THE national government is spending another P447 million next year to carry out the Public Utility Vehicle (PUV) Modernization Program. The fresh funding is on top of the P843 million allotted this year to support the program.
The government is likewise arranging to provide another P2.2 billion in low-cost financing to help PUV operators and drivers acquire the newly configured buses, vans and jeepneys under the program. Once available, the P2.2 billion will be coursed through two state-owned lenders – the Land Bank of the Philippines and the Development Bank of the Philippines – at P1.1 billion each.
The P2.2 billion is lodged in the “unprogrammed appropriations” of the proposed P3.757-trillion national budget for 2019.
Unprogrammed appropriations “provide standby authority to incur additional agency obligations for priority programs or projects when revenue collection exceed targets, and when additional grants or foreign funds are generated,” according to the Department of Budget and Management.
We have very high hopes that the modernization program, once completed, will offer the public an easier and safer way to commute in the years ahead, while enabling PUV operators and drivers to upgrade their vehicles. There’s also no question the program will help improve air quality, because the new PUVs are meant to comply with lower emission standards.
I am counting on the program to help spur new jobs in the automotive sector.
Officially launched only in June last year, the PUV Modernization Program is being put into action by the Department of Transportation (DOTr).
Under the program, all PUVs more than 15 years old will be phased out and replaced with new models equipped with automated fare collection systems, digital security and dashboard cameras, Wi-Fi Internet connectivity, GPS tracking devices and speed limiters.
The new PUVs will run either on electric batteries with zero exhaust gas emissions, or on Euro 4 compliant diesel engines that discharge 68 percent less particulate matter, 57 percent less nitrogen oxides and 50 percent less carbon monoxide.
The modernization program also reforms the franchising system to reinforce regulatory supervision of PUVs. To build up accountability, enforcement and compliance, fewer new franchises will be issued to PUV operators and drivers who will be required to form themselves into cooperatives or firms.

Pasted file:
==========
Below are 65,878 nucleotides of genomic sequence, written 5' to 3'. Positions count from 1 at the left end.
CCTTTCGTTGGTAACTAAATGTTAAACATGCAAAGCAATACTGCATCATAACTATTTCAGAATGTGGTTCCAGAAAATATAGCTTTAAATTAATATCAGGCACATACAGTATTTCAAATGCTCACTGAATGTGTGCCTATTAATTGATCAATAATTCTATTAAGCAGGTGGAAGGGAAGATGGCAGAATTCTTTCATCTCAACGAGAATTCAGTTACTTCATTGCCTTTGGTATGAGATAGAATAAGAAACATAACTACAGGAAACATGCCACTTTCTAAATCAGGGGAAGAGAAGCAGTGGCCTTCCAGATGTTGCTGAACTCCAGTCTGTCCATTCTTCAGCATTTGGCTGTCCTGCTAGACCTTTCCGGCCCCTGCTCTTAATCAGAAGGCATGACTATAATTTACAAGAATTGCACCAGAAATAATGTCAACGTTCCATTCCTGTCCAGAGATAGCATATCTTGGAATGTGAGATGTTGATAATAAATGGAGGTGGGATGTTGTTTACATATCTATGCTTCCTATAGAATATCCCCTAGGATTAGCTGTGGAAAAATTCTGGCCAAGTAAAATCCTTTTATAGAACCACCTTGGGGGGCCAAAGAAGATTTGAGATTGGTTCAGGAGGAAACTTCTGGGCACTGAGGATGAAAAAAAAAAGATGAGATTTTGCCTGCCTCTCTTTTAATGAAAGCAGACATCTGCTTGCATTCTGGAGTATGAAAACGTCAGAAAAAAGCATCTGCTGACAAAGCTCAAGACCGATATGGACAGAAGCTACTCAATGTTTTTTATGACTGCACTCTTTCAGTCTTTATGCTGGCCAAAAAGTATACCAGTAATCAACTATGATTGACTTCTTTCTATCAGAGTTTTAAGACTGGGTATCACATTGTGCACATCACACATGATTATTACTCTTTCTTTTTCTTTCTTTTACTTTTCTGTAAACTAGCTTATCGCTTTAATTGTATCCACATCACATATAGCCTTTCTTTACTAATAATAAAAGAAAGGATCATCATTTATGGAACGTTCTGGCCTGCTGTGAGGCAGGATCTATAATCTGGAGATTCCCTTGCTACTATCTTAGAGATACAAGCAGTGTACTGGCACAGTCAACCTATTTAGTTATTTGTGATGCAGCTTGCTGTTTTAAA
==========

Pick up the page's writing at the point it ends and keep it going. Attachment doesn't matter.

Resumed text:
In the case of jeepneys, for instance, each operator must have a minimum of 10 units to obtain a single franchise. Thus, drivers running their own units will have to band themselves into groups of at least 10 members to secure a franchise.
Under the program, the DOTr will draw up new PUV routes in consultation with local government units. An academy will also help re-instruct PUV operators and drivers on basic road discipline, courtesy and safety.--Surigao del Sur Rep. Johnny Pimentel, House appropriations committee member
I challenge the readers or anyone who read this letter to explore the Bible verse by verse, from Genesis to Revelation. Some people explore the universe, mountains, planes, caves, subterranean rivers, volcanic craters, seas, ocean depths and other wonders of nature around the world. But all these explorations entail some risks.
Exploring the Bible is the safest kind of exploration. You need only to sit and read in a convenient place of your choice and at your spare or convenient time. You will find the truth that sets you free from being deceived, brainwashed, indoctrinated, guilt-tripped and frightened about the end of the world.
You will find interesting things not necessarily religious. You will realize that the defects of every society came from the Bible. Because we can realize our defects, we can also find the cure for such defects.